What do you believe about the European Union? Many people think it has no future.
My outlook is positive. I was born in 1930, I am 85 years old and to me Europe is a great invention that preserves the peace among nations which used to fight one another in the past. We must keep Europe, if only to preserve peace among ourselves. The younger generations, my children and grandchildren, do not see foreign people as enemies. On the contrary, they love to travel in England, Spain, Italy, Germany, and so on. And they have friends all over Europe. This is excellent, precious. The extraordinary thing about Europe is the peace we have enjoyed in the last sixty years.
I agree with you, but now, with the economy in crisis, could we say that capitalism has been sawing the branch it is sitting on?
Yes, yes, we are agreed on that. Like you, I have learnt from history books that most wars were sparked off by an economic crisis. Today we are experiencing perhaps the second or third crisis since World War II, yet there has been no war among us. And this, of course, we owe to united Europe and the European institutions.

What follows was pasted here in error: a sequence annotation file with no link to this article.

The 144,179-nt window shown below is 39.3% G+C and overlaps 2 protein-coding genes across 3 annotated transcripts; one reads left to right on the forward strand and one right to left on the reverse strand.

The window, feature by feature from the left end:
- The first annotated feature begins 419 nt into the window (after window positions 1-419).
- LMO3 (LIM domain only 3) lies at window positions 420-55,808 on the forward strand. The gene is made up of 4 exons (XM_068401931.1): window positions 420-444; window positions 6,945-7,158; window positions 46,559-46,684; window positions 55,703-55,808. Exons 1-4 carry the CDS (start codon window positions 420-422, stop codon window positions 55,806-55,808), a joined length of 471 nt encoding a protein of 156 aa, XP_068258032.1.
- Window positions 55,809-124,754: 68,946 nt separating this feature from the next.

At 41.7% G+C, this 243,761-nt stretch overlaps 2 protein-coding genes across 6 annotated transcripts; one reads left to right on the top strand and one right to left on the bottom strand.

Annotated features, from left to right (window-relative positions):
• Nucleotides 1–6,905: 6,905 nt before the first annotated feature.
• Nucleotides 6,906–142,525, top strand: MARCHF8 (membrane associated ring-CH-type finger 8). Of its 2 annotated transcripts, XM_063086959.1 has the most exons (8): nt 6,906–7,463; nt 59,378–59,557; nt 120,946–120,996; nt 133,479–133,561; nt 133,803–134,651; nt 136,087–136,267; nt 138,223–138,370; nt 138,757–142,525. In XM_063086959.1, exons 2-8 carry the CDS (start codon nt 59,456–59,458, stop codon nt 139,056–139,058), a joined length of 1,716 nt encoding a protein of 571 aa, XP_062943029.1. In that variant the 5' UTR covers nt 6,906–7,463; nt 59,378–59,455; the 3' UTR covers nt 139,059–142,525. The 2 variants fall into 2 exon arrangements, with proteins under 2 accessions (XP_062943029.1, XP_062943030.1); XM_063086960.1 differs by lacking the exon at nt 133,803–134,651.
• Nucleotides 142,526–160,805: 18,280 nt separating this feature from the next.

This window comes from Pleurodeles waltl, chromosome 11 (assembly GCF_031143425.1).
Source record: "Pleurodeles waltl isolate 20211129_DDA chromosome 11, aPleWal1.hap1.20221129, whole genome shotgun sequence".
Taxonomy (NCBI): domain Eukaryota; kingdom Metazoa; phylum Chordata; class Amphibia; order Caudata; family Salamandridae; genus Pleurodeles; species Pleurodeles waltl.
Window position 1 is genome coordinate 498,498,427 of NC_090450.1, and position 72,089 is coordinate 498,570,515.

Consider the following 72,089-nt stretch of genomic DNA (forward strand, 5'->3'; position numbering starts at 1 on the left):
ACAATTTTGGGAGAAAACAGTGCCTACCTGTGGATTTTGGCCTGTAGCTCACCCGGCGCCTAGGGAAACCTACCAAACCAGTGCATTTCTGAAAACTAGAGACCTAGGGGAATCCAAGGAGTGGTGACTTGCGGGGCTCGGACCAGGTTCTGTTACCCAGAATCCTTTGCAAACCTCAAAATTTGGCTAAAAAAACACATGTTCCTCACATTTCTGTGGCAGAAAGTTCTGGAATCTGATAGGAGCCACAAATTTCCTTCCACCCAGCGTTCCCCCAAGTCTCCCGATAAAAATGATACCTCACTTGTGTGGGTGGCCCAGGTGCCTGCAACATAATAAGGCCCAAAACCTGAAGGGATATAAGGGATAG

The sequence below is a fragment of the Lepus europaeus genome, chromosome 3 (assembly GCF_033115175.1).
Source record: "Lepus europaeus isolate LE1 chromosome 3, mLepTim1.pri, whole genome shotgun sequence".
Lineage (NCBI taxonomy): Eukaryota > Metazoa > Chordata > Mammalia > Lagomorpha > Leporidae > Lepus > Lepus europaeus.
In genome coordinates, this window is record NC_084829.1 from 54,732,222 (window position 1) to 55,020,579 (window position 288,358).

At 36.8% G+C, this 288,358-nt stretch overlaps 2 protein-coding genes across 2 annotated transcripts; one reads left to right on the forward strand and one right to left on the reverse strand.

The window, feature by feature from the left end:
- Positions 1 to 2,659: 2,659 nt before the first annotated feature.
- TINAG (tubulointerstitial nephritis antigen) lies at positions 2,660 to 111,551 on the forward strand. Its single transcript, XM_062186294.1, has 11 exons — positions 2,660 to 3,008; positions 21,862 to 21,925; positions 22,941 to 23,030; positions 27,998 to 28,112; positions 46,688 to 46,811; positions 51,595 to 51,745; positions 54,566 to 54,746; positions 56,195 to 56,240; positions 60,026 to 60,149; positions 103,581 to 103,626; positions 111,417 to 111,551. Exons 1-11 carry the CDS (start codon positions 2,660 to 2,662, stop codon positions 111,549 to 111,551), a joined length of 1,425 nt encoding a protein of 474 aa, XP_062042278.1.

Yet we have the politicians on one side and the economists on the other.
Yes, there is a bad balance between the power of politicians and economists. The power of the markets is rising and the power of politicians is dwindling. That’s where we need to ensure that the power of markets is for everyone, and in particular to tackle the issue of world debt. I am in favour of debt forgiveness. For Greece, too, which I love, I believe the debt should be forgiven.
Michel Serres is seen as one of the most talented and original thinkers of contemporary France. His latest work, Petite Poucette (Editions Le Pommier), is a small, 84-page book written as a love letter to the networked generation. At 85 he remains a gifted and original thinker. A conversation with him is like fresh air coming suddenly through an open window. (NOMAS, Transit, p.28)